Sunday, February 10, 2008


High Stakes Bingo a
Penobscot Perspective

I thought it might be helpful to understand the High Stakes Bingo issue from the Penobscot Nation’s perspective.

Penobscot High Stakes Bingo was legalized in 1992 by a vote of the State Legislature. Representative Priscilla Attean was the Nation’s representative at that time.

The game was allowed because the tribes needed a resource to support they’re tribal governments. The profits from the games would be put into the general fund and be allocated to Fire, Ambulance, Police and Safety, Human Services etc. to help maintain our tribal government infrastructure. The profits from this game have helped tribal government substantially contributing approximately $150,000 or more to our general fund. We’ve been operating High Stakes bingo now for the past 15 years and have found that it is more profitable to operate only seven times a year as opposed to twenty-seven times a year, as many customers are repeat customers and more games just splits the attendance substantially increasing the cost in labor and prizes.

We have had to adjust our marketing strategy and over the years have been able to be successful in attracting a customer base from outside of Maine. Chief Kirk Francis has said “Our people work extremely hard marketing this game and we are second to none.” The Penobscot High Stakes Bingo is the only free standing High Stakes Bingo game left in the country. This means there are no slots or other attractions to supplement it. We are competing against big casinos such as Foxwoods in Connecticut that offer many amenities.
In these times of budget crunches and disappearing revenue it is important to note the following:

Every weekend that we conduct High Stakes Bingo it benefits the whole area economy. We hire 70 part-time workers who use their salaries to supplement their incomes.
We bus in a minimum of twenty-five buses for the weekends. Bus companies earn around $2,000 dollars per bus. Seven weekends a year X twenty-five buses at $2,000 equals $350,000 dollars.
The hotels in the area profit as well 400 to 700 rooms for one, two or three night stays seven times a year comes to an approximate value of $420,000 dollars a year. Restaurants profit as well at one, two, or three dinners a person a minimum of $15.00 dollars amounts to $168,000 dollars. Shopping at local Malls and Convenience stores estimates around $140,000 dollars not to mention advertising on TV, radio and newspapers at $9,000 dollars a weekend times seven. Local printers average $6,500 per weekend and then there’s postage at $7,900 per game weekend. It all adds up.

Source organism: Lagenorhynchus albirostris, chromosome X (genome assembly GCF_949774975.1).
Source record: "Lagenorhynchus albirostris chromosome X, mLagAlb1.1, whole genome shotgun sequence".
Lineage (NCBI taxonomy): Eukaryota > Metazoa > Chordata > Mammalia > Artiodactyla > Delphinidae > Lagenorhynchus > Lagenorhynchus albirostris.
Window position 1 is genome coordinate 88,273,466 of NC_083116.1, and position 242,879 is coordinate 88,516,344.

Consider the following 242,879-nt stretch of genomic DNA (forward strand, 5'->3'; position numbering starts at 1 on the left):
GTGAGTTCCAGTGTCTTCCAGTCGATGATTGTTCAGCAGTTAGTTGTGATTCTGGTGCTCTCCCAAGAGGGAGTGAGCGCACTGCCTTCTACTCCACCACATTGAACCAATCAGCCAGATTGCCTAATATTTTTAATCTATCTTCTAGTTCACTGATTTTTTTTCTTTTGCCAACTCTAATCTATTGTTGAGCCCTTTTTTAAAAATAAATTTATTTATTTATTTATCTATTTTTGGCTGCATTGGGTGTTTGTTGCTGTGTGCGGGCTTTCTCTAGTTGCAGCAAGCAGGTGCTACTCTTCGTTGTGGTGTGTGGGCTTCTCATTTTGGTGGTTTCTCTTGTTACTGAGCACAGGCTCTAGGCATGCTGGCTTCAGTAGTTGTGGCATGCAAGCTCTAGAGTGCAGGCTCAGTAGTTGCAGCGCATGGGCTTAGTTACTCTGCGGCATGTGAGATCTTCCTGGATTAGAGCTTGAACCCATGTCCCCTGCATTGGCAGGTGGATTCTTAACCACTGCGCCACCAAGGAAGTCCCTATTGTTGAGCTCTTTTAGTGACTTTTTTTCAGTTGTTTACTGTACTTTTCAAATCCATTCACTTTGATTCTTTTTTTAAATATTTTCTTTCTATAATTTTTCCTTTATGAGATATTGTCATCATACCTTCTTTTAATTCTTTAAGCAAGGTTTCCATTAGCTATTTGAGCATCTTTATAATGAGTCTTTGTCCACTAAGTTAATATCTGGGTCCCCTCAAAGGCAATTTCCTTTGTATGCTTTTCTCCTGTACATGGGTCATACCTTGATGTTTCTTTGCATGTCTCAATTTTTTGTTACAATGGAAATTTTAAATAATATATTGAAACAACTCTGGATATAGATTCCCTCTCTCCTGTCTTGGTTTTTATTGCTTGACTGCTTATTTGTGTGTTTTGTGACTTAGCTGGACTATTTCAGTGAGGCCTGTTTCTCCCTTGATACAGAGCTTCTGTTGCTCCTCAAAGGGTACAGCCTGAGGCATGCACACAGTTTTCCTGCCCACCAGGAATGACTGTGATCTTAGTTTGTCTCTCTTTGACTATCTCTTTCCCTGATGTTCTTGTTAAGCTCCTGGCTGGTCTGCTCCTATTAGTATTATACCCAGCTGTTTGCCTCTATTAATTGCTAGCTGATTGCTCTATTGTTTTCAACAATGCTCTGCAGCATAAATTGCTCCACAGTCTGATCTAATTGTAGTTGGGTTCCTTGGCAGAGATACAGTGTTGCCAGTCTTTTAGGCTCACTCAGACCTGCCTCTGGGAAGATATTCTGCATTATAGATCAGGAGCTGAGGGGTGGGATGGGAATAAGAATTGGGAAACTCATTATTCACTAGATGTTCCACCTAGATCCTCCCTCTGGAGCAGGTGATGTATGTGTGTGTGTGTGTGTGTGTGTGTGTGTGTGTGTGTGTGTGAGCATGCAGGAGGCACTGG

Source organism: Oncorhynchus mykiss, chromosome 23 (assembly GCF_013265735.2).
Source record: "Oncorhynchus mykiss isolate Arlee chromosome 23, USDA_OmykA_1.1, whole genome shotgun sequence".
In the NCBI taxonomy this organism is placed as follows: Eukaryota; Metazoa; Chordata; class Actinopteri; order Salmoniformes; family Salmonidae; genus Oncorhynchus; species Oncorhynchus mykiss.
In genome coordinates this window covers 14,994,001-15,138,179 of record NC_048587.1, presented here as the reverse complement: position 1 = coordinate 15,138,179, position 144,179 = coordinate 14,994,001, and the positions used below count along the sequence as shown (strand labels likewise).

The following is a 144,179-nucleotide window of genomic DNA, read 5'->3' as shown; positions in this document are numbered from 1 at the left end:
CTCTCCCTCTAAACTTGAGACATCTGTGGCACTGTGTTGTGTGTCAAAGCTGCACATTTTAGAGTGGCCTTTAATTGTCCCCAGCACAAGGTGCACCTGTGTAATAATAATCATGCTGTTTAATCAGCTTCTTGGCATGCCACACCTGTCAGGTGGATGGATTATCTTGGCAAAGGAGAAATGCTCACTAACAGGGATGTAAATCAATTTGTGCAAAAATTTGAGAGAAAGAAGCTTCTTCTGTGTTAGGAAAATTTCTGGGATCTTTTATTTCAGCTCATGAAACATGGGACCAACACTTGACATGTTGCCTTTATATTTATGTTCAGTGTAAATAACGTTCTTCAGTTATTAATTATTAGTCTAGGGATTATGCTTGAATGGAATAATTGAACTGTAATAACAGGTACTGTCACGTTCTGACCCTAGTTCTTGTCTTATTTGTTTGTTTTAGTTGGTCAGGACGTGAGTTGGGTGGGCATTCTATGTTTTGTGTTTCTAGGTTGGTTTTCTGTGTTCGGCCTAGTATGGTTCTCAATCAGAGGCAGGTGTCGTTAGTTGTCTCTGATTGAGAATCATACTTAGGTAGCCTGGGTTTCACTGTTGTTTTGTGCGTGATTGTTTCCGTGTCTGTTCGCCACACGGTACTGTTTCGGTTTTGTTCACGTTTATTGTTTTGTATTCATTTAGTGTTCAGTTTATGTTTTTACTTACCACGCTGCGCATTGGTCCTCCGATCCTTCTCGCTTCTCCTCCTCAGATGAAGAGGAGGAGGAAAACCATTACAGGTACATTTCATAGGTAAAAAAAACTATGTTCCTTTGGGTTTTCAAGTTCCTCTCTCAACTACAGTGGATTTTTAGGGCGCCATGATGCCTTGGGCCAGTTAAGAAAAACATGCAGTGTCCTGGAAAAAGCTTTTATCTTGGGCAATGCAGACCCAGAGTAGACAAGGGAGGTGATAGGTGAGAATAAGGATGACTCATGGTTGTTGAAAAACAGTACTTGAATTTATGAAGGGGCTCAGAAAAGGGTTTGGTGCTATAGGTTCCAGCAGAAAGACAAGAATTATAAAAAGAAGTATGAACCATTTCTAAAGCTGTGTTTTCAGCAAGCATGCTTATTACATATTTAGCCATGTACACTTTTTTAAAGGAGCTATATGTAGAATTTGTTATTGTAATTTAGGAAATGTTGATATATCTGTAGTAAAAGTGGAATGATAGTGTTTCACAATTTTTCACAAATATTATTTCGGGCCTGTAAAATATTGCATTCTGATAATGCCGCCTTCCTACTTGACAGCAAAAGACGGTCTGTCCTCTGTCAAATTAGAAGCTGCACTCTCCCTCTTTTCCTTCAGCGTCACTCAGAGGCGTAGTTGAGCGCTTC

This has been Penobscot High Stakes Bingos contribution to the area economy for the past 14 years. The past few years have proven disastrous due to the introduction of Hollywood Slots. Our customers tend to spend less money, less money in that they choose to play Bingo only and will not buy the pull tabs instead they save their pull tab money to play the slots at Hollywood Slots located only ten miles away. If the Penobscot Nation cannot afford to operate it’s High stakes Bingo Games, the surrounding communities will feel the economic loss as well.

This is a very serious situation especially given the dire financial straights of the State. They are cutting close to 95million dollars from the budget and are looking to cut another 99 million.
Whole programs are in now in danger of being eliminated.

This bill does not have a fiscal note attached to it. Why? Because it will not cost the State money, it will make money and positively impact businesses in the surrounding communities and other organizations including the State General fund.

The State legislature has voted on a number of occasions to approve this slot bill. The governor stubbornly vetoes it every time. Legislators hate to vote against a governor’s veto and many times they will not.

The State debt keeps rising, placing State programs in more and more jeopardy. This bill has a positive fiscal note. Why not allow it to pass and accept the legislative vote? Why not do something positive to help this failing economy.